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Fiji hopeful of increased Indian investments in tourism, healthcare, and film-making

"Fiji is held in high esteem in India because they say our diaspora live in Fiji.”

Fiji is looking forward to more investment opportunities from it’s long-term friend and well-wisher India.

The island nation is seeking investments particularly in tourism, healthcare infrastructure, and film-making.

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Image: Deputy Prime Minister and Minister for Tourism and Civil Aviation Viliame Gavoka with Union Minister For Culture, Tourism and DoNER G Kishan Reddy (Source: X/Picture: KRG Media)

Viliame Gavoka, Fiji’s Deputy Prime Minister and Minister for Tourism, and Civil Aviation, told FBC News after completing his official visit to India.

“The signs are very positive and I’ve linked them up to investors so that we can see some big brands here in Fiji. But as an indication of how they hold Fiji, people of India very high. Fiji is held in high esteem in India because they say our diaspora live in Fiji.”

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During his trip, Mr Gavoka met G. Kishan Reddy, India’s Union Minister for Culture, Tourism, and DoNER and highlighted that an increased investment highlights the growing partnership between the two nations.

Mr Gavoka also engaged with various Indian entrepreneurs and is hopeful that there would be significant contributions from big brands such as Taj Hotels and Oberoi Groups to further bolster Fiji’s tourism and economy.

India’s links with Fiji commenced in 1879 when Indian labourers were brought here under indenture system to work on sugar-cane plantations. In 2023, 144th Girmit Day celebration was organized by the Fijian Government with Dr Rajkumar Ranjan Singh, India’s Minister of State for External Minister, as guest of honor.

In 2014, Prime Minister Narendra Modi visited Fiji and signed three MoUs and in 2023, Dr S. Jaishankar, External Affairs Minister, visited Fiji to attend the 12th World Hindi Conference held in Nadi.

Prior to Fiji’s independence in 1970, India had a post of Commissioner since 1948 to look after the interests of people of Indian origin. It was later upgraded to High Commissioner after Fiji’s independence in 1970.

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P. S. Karthigeyan, the present High Commissioner of India to Fiji, told The Australia Today that he sees tremendous potential in the India-Fiji Commercial space, including in the tourism and hospitality segments.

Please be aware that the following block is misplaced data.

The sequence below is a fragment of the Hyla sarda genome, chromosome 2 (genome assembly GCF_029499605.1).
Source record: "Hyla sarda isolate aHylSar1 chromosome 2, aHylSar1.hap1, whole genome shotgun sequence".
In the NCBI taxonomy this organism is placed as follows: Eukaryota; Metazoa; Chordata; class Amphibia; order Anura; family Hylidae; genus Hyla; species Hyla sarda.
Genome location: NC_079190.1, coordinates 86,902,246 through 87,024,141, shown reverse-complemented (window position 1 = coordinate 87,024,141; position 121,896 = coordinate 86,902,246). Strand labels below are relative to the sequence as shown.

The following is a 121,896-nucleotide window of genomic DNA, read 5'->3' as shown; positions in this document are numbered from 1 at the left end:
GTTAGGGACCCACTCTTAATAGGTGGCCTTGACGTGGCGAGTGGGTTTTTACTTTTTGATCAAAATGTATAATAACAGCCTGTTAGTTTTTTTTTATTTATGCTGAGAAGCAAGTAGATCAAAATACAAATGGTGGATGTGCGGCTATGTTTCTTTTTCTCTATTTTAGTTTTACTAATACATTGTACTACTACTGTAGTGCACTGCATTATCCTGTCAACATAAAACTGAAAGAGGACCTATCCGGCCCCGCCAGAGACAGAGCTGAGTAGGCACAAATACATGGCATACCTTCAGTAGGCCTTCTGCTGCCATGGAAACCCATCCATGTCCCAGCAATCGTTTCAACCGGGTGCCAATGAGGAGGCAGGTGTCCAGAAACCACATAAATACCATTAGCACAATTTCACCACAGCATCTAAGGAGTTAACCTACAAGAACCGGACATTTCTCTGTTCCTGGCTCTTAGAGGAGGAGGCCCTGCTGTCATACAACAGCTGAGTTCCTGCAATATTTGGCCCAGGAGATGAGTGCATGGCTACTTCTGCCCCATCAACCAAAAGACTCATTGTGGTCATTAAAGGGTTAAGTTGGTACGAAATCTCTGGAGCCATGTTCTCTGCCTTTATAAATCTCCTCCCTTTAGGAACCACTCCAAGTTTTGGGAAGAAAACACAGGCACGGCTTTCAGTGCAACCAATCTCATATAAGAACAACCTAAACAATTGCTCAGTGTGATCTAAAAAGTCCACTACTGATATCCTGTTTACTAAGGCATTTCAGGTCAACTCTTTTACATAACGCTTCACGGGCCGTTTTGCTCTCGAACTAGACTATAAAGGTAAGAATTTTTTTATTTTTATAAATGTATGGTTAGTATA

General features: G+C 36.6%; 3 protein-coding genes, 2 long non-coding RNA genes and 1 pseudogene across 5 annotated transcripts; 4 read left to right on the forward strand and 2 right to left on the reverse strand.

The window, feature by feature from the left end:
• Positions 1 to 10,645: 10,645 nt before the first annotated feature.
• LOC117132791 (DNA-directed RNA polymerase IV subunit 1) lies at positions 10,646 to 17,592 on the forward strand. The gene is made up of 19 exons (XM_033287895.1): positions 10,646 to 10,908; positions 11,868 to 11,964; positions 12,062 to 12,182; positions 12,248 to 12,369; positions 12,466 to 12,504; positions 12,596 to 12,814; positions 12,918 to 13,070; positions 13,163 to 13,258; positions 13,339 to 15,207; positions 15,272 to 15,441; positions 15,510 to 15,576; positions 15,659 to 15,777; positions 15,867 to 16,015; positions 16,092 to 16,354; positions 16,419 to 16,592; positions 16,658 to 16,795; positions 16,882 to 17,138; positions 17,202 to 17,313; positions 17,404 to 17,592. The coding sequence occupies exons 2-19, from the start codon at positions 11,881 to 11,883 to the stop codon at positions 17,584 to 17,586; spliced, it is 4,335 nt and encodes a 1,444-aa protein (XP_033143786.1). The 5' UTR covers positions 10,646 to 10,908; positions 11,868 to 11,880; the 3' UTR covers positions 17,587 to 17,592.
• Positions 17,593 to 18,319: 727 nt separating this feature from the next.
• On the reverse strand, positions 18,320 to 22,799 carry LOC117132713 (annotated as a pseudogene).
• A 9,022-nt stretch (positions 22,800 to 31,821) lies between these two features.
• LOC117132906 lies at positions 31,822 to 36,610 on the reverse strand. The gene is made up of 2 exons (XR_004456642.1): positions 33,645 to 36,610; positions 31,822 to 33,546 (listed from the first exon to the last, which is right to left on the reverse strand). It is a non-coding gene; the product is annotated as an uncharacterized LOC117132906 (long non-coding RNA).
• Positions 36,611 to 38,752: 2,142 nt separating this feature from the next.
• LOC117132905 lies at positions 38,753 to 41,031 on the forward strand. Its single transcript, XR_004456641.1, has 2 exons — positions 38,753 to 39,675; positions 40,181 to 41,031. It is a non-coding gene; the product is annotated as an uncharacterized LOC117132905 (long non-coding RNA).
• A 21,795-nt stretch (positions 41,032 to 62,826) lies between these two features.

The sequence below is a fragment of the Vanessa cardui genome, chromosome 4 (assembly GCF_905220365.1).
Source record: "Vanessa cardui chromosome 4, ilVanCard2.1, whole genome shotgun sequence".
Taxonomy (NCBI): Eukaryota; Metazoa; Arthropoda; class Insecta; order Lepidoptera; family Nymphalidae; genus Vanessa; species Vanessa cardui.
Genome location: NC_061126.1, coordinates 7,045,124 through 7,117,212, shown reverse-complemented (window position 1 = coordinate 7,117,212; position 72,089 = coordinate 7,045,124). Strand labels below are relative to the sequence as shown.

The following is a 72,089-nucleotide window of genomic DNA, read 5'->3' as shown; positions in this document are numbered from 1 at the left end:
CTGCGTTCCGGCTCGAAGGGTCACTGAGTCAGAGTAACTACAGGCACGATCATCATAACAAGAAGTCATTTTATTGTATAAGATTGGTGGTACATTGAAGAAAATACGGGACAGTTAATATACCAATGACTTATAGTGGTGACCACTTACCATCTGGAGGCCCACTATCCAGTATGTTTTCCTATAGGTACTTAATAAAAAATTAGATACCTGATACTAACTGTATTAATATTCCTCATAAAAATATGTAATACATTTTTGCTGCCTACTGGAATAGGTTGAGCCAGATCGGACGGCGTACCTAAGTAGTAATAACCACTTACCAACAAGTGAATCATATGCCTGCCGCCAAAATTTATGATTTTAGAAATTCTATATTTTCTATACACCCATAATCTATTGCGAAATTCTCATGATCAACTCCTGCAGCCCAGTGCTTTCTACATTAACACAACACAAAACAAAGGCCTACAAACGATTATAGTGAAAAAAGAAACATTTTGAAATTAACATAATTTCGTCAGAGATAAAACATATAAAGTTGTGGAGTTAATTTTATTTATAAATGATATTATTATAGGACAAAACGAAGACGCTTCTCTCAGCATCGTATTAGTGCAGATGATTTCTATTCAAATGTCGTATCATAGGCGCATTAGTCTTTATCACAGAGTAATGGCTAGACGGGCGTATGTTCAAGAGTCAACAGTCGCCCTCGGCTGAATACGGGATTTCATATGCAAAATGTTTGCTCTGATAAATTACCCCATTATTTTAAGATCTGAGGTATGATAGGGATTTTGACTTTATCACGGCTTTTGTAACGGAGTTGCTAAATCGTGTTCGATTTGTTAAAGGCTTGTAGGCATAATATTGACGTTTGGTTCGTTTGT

“With regards to the discussions of the Hon’ble Deputy Prime Minister with major hospitality groups, during his recent visit to India, we are hopeful that the two sides would be able to quickly progress their discussions.”

India is considered a natural development partner of Fiji with Indian assistance extended to sectors such as regional solarisation, human resource development, higher education, and skills training. In fact, during the last five years, 123 Indo-Fijians have visited India under the Know India Programmes. 

Dr Sakul Kundra, Associate Professor and Dean (Research) at the Fiji National University (FNU), says tourism is one of the major industry for Fiji.

“Visitors are always welcome and given one of the best hospitality to make the visitor experience an memorable one. If the Tourists come from India, they can have the experience of paradise of the Pacific with pristine tourist destinations. The tourist stakeholders would be happy to welcome tourists beyond Australia and New Zealand.”

The University of the South Pacific (USP) associate professor in journalism Shailendra Bahadur Singh stated that the focus on India makes business sense as according to S&P Global India is expected to be the fastest growing major economy in the next three years and forecast to become the third largest economy in the world by 2030.

Dr Singh, the former editor of The Review and the Pacific Business magazines in Fiji, pointed out that India’s nominal GDP was USD 3.7 trillion in 2023 while Fiji was USD 4.8bn. So the impact that a vast economy like India can have on a small country like Fiji is immense.

He added that the trick is how to tap into the burgeoning Indian economy and identified tourism as an obvious area that had potential for Fiji.

“With India’s growing prosperity comes a growing appetite for international travel. In our neighborhood, Australia is riding the Indian tourism wave. India was Australia’s fourth largest source market in 2023, up from seventh. Fiji is just a hop away from Australia and the question for us is what are the ways and means to attract more Indian tourists.”

Indian citizens do not need a tourist visa when travelling to Fiji and a passport holder can stay in Fiji for a short period of time for 120 days. 

Dr Singh further observed that already there is growing Indian interest in Fiji, thanks to social media.

“Fiji has received fairly extensive free coverage by a succession of famous Indian YouTube vloggers with huge following in their home country. The vloggers have been captivated by the welcoming nature of Fijians, the natural beauty and uniqueness of Fiji and Fiji Indians’ ties to India. The vloggers are fascinated by a diaspora that has maintained its language, culture, religion and rituals despite 123 years and 11,600kms removed from India. What is perhaps needed is a focused approach by Fiji tourism to captiliase on the increasing Indian wanderlust and and the bonds and goodwill between two friendly countries, Fiji and India.”

Indian visitors contributed over $1.4 billion to the Australian economy and emerged at number 5 in Australia’s top international markets for the year ending September 2023 with 365,000 trips.

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